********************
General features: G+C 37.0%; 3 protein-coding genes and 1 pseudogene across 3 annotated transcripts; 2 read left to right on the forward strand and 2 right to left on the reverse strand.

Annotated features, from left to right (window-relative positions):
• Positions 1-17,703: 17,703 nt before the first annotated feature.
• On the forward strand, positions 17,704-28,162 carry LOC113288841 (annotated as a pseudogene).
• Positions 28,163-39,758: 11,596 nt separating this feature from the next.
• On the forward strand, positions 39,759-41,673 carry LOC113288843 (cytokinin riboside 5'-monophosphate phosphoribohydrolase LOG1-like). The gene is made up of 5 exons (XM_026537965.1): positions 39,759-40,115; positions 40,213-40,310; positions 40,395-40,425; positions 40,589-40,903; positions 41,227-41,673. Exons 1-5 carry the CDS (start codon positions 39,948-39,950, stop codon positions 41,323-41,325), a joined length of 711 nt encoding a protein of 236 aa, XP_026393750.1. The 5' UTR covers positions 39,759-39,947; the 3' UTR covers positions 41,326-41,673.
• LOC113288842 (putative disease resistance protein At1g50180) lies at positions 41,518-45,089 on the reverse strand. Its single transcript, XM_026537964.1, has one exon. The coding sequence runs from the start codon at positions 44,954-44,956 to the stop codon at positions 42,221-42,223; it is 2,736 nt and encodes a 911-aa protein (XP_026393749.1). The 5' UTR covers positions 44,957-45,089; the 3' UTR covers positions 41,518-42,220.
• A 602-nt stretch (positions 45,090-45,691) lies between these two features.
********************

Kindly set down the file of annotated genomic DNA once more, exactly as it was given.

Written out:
General features: G+C 37.0%; 3 protein-coding genes and 1 pseudogene across 3 annotated transcripts; 2 read left to right on the forward strand and 2 right to left on the reverse strand.

Annotated features, from left to right (window-relative positions):
• Positions 1-17,703: 17,703 nt before the first annotated feature.
• On the forward strand, positions 17,704-28,162 carry LOC113288841 (annotated as a pseudogene).
• Positions 28,163-39,758: 11,596 nt separating this feature from the next.
• On the forward strand, positions 39,759-41,673 carry LOC113288843 (cytokinin riboside 5'-monophosphate phosphoribohydrolase LOG1-like). The gene is made up of 5 exons (XM_026537965.1): positions 39,759-40,115; positions 40,213-40,310; positions 40,395-40,425; positions 40,589-40,903; positions 41,227-41,673. Exons 1-5 carry the CDS (start codon positions 39,948-39,950, stop codon positions 41,323-41,325), a joined length of 711 nt encoding a protein of 236 aa, XP_026393750.1. The 5' UTR covers positions 39,759-39,947; the 3' UTR covers positions 41,326-41,673.
• LOC113288842 (putative disease resistance protein At1g50180) lies at positions 41,518-45,089 on the reverse strand. Its single transcript, XM_026537964.1, has one exon. The coding sequence runs from the start codon at positions 44,954-44,956 to the stop codon at positions 42,221-42,223; it is 2,736 nt and encodes a 911-aa protein (XP_026393749.1). The 5' UTR covers positions 44,957-45,089; the 3' UTR covers positions 41,518-42,220.
• A 602-nt stretch (positions 45,090-45,691) lies between these two features.